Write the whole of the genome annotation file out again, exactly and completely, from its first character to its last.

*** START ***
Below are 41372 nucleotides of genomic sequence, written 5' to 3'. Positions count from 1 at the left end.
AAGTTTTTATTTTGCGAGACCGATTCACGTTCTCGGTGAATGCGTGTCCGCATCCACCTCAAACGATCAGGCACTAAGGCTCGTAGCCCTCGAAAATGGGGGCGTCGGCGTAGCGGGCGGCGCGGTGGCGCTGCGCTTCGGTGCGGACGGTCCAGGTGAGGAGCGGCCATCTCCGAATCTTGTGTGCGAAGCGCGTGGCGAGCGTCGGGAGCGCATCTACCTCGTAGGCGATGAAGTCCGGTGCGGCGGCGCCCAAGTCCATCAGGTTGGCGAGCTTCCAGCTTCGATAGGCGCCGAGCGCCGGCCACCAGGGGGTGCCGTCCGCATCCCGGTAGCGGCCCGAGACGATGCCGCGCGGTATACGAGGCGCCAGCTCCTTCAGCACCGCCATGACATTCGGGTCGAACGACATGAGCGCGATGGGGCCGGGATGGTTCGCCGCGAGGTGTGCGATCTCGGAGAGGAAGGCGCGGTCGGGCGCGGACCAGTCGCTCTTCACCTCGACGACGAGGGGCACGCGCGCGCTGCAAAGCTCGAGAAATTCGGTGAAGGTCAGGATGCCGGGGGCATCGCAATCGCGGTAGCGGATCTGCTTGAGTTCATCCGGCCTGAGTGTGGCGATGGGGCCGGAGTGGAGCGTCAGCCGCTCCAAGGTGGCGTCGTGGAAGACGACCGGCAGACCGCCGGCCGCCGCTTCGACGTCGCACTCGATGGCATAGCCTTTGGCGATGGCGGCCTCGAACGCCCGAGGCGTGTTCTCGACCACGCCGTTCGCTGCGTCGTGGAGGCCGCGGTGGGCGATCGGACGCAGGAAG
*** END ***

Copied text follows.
Below are 41372 nucleotides of genomic sequence, written 5' to 3'. Positions count from 1 at the left end.
AAGTTTTTATTTTGCGAGACCGATTCACGTTCTCGGTGAATGCGTGTCCGCATCCACCTCAAACGATCAGGCACTAAGGCTCGTAGCCCTCGAAAATGGGGGCGTCGGCGTAGCGGGCGGCGCGGTGGCGCTGCGCTTCGGTGCGGACGGTCCAGGTGAGGAGCGGCCATCTCCGAATCTTGTGTGCGAAGCGCGTGGCGAGCGTCGGGAGCGCATCTACCTCGTAGGCGATGAAGTCCGGTGCGGCGGCGCCCAAGTCCATCAGGTTGGCGAGCTTCCAGCTTCGATAGGCGCCGAGCGCCGGCCACCAGGGGGTGCCGTCCGCATCCCGGTAGCGGCCCGAGACGATGCCGCGCGGTATACGAGGCGCCAGCTCCTTCAGCACCGCCATGACATTCGGGTCGAACGACATGAGCGCGATGGGGCCGGGATGGTTCGCCGCGAGGTGTGCGATCTCGGAGAGGAAGGCGCGGTCGGGCGCGGACCAGTCGCTCTTCACCTCGACGACGAGGGGCACGCGCGCGCTGCAAAGCTCGAGAAATTCGGTGAAGGTCAGGATGCCGGGGGCATCGCAATCGCGGTAGCGGATCTGCTTGAGTTCATCCGGCCTGAGTGTGGCGATGGGGCCGGAGTGGAGCGTCAGCCGCTCCAAGGTGGCGTCGTGGAAGACGACCGGCAGACCGCCGGCCGCCGCTTCGACGTCGCACTCGATGGCATAGCCTTTGGCGATGGCGGCCTCGAACGCCCGAGGCGTGTTCTCGACCACGCCGTTCGCTGCGTCGTGGAGGCCGCGGTGGGCGATCGGACGCAGGAAG